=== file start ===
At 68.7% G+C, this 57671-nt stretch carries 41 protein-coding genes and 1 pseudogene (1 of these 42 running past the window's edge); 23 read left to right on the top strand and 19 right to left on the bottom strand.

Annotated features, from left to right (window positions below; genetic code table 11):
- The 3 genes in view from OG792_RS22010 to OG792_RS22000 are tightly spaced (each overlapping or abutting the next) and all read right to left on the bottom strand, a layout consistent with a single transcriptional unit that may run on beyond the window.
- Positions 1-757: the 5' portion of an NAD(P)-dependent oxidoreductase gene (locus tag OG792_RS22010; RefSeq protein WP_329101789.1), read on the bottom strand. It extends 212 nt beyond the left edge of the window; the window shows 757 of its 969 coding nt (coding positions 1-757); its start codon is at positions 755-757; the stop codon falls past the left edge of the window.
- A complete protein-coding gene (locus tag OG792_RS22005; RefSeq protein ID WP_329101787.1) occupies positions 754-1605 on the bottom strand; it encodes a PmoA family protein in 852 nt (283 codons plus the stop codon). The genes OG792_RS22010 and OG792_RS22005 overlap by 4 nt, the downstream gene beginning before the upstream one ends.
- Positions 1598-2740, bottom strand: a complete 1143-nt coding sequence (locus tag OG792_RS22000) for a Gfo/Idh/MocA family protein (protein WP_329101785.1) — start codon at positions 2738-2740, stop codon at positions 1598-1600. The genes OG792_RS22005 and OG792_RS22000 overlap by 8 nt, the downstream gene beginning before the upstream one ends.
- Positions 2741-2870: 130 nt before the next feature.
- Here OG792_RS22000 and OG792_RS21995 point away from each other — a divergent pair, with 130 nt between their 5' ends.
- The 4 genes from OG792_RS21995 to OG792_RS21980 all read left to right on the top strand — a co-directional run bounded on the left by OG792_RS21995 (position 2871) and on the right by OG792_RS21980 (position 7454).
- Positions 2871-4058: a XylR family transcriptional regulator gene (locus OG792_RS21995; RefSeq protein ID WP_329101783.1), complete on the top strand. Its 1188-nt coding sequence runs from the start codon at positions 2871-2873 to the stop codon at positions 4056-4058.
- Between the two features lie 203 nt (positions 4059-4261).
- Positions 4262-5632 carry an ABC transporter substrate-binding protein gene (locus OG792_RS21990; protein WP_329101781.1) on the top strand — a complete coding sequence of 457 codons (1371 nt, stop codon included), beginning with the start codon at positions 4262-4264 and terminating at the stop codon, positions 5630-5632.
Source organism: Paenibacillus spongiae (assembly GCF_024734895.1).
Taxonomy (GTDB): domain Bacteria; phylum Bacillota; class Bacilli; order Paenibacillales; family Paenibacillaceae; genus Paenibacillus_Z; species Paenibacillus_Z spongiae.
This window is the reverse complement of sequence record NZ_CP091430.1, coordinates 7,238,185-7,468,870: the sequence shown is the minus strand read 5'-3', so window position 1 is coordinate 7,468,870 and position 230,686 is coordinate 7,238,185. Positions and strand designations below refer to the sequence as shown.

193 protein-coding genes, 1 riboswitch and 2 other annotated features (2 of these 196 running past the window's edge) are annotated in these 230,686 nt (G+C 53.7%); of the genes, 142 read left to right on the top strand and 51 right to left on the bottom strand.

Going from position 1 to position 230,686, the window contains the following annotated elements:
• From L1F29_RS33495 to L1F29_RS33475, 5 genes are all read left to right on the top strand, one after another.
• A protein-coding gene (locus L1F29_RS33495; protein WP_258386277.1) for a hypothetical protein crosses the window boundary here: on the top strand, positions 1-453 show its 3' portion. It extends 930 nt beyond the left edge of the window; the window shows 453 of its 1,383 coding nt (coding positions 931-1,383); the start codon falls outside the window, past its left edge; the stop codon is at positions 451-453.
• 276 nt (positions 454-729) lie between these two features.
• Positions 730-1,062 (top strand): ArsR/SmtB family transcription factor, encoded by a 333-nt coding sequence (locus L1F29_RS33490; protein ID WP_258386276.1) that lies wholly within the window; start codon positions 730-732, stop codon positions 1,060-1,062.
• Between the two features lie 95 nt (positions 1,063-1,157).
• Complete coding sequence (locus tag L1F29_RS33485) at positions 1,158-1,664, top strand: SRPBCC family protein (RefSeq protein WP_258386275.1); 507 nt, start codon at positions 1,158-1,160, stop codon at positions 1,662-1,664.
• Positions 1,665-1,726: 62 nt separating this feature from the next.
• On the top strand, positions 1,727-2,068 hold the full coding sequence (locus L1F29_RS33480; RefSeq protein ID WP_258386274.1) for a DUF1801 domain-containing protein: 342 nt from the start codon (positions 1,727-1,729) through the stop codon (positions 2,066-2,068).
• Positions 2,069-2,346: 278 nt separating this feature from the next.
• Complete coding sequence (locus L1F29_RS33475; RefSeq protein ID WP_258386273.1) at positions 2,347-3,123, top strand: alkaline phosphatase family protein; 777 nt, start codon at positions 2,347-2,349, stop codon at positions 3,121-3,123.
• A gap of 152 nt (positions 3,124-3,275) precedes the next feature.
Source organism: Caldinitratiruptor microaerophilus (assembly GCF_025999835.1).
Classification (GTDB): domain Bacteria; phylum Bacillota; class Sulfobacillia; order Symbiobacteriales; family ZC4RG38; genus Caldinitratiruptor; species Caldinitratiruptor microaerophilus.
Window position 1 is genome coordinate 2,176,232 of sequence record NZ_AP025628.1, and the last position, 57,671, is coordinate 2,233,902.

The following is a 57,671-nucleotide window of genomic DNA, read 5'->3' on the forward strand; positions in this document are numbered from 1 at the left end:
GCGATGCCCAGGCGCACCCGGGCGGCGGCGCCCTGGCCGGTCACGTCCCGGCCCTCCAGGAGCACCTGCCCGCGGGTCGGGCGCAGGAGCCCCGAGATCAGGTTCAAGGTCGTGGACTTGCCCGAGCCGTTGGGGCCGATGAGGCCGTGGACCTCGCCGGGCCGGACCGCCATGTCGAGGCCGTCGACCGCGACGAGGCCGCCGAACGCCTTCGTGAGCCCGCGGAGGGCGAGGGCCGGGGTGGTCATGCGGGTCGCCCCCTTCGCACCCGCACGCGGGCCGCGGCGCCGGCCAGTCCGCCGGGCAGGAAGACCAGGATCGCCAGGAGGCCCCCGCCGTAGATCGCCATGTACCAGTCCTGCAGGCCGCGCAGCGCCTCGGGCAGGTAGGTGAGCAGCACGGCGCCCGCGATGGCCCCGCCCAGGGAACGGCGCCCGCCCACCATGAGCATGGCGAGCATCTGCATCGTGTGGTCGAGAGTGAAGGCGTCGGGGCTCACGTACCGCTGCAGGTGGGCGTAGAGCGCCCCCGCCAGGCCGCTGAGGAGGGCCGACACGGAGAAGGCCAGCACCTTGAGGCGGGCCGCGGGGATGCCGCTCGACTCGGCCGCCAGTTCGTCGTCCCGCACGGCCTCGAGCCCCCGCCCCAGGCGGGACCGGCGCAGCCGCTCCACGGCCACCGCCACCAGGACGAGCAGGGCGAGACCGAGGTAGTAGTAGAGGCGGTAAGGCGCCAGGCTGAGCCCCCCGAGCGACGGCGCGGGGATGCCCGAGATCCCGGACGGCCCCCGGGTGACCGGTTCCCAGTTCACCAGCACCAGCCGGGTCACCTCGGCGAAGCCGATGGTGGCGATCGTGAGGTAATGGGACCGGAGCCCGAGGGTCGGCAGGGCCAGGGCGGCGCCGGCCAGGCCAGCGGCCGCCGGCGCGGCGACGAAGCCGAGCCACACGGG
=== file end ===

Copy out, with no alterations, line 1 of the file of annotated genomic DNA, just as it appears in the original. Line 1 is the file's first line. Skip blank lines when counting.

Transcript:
At 68.7% G+C, this 57671-nt stretch carries 41 protein-coding genes and 1 pseudogene (1 of these 42 running past the window's edge); 23 read left to right on the top strand and 19 right to left on the bottom strand.